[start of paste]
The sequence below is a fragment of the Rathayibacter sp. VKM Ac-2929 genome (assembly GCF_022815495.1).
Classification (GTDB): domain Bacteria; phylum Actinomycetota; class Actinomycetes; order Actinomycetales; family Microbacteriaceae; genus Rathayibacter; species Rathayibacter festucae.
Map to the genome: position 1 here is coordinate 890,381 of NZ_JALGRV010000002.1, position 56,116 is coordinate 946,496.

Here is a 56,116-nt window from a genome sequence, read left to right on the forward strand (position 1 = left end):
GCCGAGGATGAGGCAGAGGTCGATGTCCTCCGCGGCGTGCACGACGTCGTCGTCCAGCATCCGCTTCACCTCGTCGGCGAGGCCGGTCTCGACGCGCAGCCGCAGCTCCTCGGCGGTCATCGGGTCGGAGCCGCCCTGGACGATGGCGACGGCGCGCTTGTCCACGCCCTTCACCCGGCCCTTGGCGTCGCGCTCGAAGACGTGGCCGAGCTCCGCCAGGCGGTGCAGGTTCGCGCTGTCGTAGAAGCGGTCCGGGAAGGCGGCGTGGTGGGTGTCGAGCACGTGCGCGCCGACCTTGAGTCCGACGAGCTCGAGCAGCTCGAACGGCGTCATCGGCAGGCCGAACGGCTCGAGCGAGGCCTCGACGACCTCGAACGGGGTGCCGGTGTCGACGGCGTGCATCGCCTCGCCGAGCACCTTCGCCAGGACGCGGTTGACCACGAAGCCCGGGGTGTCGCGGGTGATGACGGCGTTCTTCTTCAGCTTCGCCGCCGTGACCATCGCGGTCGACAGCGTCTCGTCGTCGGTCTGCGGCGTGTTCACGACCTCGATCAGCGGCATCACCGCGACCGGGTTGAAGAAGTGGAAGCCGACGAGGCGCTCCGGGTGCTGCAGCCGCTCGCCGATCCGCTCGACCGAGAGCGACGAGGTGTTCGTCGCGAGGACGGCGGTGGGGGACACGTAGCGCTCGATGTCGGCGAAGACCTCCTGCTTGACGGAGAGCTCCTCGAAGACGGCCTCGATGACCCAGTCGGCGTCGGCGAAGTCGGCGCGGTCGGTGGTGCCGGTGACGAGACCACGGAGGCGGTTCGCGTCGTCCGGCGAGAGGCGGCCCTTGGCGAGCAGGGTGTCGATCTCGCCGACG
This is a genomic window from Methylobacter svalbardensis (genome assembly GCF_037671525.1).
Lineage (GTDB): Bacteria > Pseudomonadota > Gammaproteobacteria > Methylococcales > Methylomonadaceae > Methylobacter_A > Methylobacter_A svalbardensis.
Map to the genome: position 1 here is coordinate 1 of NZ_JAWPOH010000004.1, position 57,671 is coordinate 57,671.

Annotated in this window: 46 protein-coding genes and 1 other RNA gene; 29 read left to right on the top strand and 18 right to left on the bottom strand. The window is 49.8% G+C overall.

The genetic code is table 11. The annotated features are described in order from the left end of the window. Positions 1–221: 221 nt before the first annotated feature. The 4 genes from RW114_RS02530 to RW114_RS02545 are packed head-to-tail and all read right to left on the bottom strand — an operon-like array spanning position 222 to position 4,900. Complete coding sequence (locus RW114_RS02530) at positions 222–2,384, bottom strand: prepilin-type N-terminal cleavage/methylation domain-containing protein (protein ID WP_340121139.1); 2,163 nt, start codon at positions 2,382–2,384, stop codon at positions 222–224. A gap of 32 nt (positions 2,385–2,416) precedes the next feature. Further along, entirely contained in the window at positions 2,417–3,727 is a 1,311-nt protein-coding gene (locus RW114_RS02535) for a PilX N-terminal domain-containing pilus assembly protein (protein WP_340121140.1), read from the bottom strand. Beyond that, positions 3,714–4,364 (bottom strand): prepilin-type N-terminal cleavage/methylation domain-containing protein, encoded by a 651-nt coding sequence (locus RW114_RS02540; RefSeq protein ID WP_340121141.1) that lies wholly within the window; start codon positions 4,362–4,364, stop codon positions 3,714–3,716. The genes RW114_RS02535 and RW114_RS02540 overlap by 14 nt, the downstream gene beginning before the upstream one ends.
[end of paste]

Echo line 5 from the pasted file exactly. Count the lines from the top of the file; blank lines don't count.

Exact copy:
GCCGAGGATGAGGCAGAGGTCGATGTCCTCCGCGGCGTGCACGACGTCGTCGTCCAGCATCCGCTTCACCTCGTCGGCGAGGCCGGTCTCGACGCGCAGCCGCAGCTCCTCGGCGGTCATCGGGTCGGAGCCGCCCTGGACGATGGCGACGGCGCGCTTGTCCACGCCCTTCACCCGGCCCTTGGCGTCGCGCTCGAAGACGTGGCCGAGCTCCGCCAGGCGGTGCAGGTTCGCGCTGTCGTAGAAGCGGTCCGGGAAGGCGGCGTGGTGGGTGTCGAGCACGTGCGCGCCGACCTTGAGTCCGACGAGCTCGAGCAGCTCGAACGGCGTCATCGGCAGGCCGAACGGCTCGAGCGAGGCCTCGACGACCTCGAACGGGGTGCCGGTGTCGACGGCGTGCATCGCCTCGCCGAGCACCTTCGCCAGGACGCGGTTGACCACGAAGCCCGGGGTGTCGCGGGTGATGACGGCGTTCTTCTTCAGCTTCGCCGCCGTGACCATCGCGGTCGACAGCGTCTCGTCGTCGGTCTGCGGCGTGTTCACGACCTCGATCAGCGGCATCACCGCGACCGGGTTGAAGAAGTGGAAGCCGACGAGGCGCTCCGGGTGCTGCAGCCGCTCGCCGATCCGCTCGACCGAGAGCGACGAGGTGTTCGTCGCGAGGACGGCGGTGGGGGACACGTAGCGCTCGATGTCGGCGAAGACCTCCTGCTTGACGGAGAGCTCCTCGAAGACGGCCTCGATGACCCAGTCGGCGTCGGCGAAGTCGGCGCGGTCGGTGGTGCCGGTGACGAGACCACGGAGGCGGTTCGCGTCGTCCGGCGAGAGGCGGCCCTTGGCGAGCAGGGTGTCGATCTCGCCGACG